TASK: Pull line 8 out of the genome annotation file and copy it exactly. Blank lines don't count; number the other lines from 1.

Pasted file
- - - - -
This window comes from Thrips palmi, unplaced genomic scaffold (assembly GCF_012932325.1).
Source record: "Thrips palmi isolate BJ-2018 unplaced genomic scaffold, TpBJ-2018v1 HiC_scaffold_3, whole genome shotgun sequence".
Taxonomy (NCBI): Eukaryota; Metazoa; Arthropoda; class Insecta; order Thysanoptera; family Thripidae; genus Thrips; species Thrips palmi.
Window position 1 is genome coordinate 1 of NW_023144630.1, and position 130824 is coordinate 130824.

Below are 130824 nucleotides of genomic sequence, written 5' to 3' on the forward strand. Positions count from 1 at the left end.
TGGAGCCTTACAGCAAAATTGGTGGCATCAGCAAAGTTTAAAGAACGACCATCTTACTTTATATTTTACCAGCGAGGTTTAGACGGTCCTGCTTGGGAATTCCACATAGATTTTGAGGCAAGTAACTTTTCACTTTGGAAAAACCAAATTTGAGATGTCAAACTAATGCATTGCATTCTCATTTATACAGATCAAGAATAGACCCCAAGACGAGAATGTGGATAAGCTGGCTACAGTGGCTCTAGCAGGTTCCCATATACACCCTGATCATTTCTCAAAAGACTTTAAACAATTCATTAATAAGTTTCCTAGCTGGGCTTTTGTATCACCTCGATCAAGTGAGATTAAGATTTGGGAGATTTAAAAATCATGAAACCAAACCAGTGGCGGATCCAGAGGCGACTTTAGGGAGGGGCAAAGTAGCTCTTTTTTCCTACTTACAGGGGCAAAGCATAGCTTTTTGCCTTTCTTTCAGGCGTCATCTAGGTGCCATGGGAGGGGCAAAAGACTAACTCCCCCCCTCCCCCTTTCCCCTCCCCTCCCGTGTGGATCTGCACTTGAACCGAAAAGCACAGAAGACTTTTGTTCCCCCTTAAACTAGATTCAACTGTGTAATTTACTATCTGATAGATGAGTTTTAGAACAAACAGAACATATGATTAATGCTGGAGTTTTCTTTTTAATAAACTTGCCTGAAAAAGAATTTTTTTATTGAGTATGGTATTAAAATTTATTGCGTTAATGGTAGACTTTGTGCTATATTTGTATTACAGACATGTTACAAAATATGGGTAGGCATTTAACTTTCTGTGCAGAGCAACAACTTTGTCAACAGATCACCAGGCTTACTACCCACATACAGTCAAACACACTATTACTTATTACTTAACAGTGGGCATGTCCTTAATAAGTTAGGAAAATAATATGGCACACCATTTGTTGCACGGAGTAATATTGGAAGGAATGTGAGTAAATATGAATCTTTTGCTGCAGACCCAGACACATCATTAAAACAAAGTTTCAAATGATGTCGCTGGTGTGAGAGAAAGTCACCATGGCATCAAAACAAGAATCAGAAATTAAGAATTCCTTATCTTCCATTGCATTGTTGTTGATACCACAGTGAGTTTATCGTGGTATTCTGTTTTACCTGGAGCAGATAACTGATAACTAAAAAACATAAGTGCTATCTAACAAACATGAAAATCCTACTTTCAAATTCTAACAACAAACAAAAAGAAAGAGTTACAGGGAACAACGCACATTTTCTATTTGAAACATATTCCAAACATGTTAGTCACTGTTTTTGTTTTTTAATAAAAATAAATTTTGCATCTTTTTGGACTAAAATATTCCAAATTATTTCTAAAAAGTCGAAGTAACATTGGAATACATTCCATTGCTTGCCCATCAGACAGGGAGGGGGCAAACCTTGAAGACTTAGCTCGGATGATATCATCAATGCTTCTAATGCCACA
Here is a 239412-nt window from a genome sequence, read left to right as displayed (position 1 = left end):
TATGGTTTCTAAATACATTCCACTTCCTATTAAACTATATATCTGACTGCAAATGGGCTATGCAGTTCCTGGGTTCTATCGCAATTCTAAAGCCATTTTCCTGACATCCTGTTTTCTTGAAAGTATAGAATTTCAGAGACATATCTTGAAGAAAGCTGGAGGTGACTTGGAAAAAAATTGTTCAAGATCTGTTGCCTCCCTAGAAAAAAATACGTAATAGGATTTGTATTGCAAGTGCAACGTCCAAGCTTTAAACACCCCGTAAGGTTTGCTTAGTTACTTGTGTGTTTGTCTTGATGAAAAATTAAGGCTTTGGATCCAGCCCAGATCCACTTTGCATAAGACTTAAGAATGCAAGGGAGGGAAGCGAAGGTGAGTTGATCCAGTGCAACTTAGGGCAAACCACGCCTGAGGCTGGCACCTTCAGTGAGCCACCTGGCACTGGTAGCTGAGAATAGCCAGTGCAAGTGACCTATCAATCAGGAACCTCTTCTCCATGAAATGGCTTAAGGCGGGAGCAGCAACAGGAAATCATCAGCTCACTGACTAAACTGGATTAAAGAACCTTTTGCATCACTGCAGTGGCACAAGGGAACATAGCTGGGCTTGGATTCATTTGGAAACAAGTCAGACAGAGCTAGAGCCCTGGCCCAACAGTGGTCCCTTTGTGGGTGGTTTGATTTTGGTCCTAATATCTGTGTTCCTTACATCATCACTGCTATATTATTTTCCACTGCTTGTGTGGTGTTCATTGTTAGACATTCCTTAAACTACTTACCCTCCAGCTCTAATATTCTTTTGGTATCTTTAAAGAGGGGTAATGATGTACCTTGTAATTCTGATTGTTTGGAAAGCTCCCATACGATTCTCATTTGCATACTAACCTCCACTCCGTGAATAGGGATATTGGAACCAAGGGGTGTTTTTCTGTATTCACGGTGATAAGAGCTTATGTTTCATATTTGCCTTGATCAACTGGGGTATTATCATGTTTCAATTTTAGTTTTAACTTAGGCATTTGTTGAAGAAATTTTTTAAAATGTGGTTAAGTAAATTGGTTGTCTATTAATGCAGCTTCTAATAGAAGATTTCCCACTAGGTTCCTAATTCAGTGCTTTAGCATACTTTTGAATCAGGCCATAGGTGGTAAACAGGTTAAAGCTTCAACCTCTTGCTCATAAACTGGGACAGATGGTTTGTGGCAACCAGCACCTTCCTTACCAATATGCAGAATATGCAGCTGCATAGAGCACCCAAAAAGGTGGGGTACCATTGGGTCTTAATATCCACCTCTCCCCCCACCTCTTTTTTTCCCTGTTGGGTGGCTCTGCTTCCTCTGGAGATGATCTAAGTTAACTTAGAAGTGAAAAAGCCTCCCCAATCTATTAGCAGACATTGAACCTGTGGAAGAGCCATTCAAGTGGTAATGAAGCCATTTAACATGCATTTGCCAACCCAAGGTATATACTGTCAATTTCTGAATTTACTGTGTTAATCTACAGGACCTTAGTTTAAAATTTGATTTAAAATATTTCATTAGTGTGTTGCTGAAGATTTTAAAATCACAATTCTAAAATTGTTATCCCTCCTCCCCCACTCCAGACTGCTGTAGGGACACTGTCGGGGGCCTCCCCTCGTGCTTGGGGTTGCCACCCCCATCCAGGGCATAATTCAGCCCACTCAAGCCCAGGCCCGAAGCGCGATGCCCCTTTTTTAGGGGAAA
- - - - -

TATGGTTTCTAAATACATTCCACTTCCTATTAAACTATATATCTGACTGCAAATGGGCTATGCAGTTCCTGGGTTCTATCGCAATTCTAAAGCCATTTTCCTGACATCCTGTTTTCTTGAAAGTATAGAATTTCAGAGACATATCTTGAAGAAAGCTGGAGGTGACTTGGAAAAAAATTGTTCAAGATCTGTTGCCTCCCTAGAAAAAAATACGTAATAGGATTTGTATTGCAAGTGCAACGTCCAAGCTTTAAACACCCCGTAAGGTTTGCTTAGTTACTTGTGTGTTTGTCTTGATGAAAAATTAAGGCTTTGGATCCAGCCCAGATCCACTTTGCATAAGACTTAAGAATGCAAGGGAGGGAAGCGAAGGTGAGTTGATCCAGTGCAACTTAGGGCAAACCACGCCTGAGGCTGGCACCTTCAGTGAGCCACCTGGCACTGGTAGCTGAGAATAGCCAGTGCAAGTGACCTATCAATCAGGAACCTCTTCTCCATGAAATGGCTTAAGGCGGGAGCAGCAACAGGAAATCATCAGCTCACTGACTAAACTGGATTAAAGAACCTTTTGCATCACTGCAGTGGCACAAGGGAACATAGCTGGGCTTGGATTCATTTGGAAACAAGTCAGACAGAGCTAGAGCCCTGGCCCAACAGTGGTCCCTTTGTGGGTGGTTTGATTTTGGTCCTAATATCTGTGTTCCTTACATCATCACTGCTATATTATTTTCCACTGCTTGTGTGGTGTTCATTGTTAGACATTCCTTAAACTACTTACCCTCCAGCTCTAATATTCTTTTGGTATCTTTAAAGAGGGGTAATGATGTACCTTGTAATTCTGATTGTTTGGAAAGCTCCCATACGATTCTCATTTGCATACTAACCTCCACTCCGTGAATAGGGATATTGGAACCAAGGGGTGTTTTTCTGTATTCACGGTGATAAGAGCTTATGTTTCATATTTGCCTTGATCAACTGGGGTATTATCATGTTTCAATTTTAGTTTTAACTTAGGCATTTGTTGAAGAAATTTTTTAAAATGTGGTTAAGTAAATTGGTTGTCTATTAATGCAGCTTCTAATAGAAGATTTCCCACTAGGTTCCTAATTCAGTGCTTTAGCATACTTTTGAATCAGGCCATAGGTGGTAAACAGGTTAAAGCTTCAACCTCTTGCTCATAAACTGGGACAGATGGTTTGTGGCAACCAGCACCTTCCTTACCAATATGCAGAATATGCAGCTGCATAGAGCACCCAAAAAGGTGGGGTACCATTGGGTCTTAATATCCACCTCTCCCCCCACCTCTTTTTTTCCCTGTTGGGTGGCTCTGCTTCCTCTGGAGATGATCTAAGTTAACTTAGAAGTGAAAAAGCCTCCCCAATCTATTAGCAGACATTGAACCTGTGGAAGAGCCATTCAAGTGGTAATGAAGCCATTTAACATGCATTTGCCAACCCAAGGTATATACTGTCAATTTCTGAATTTACTGTGTTAATCTACAGGACCTTAGTTTAAAATTTGATTTAAAATATTTCATTAGTGTGTTGCTGAAGATTTTAAAATCACAATTCTAAAATTGTTATCCCTCCTCCCCCACTCCAGACTGCTGTAGGGACACTGTCGGGGGCCTCCCCTCGTGCTTGGGGTTGCCACCCCCATCCAGGGCATAATTCAGCCCACTCAAGCCCAGGCCCGAAGCGCGATGCCCCTTTTTTAGGGGAAA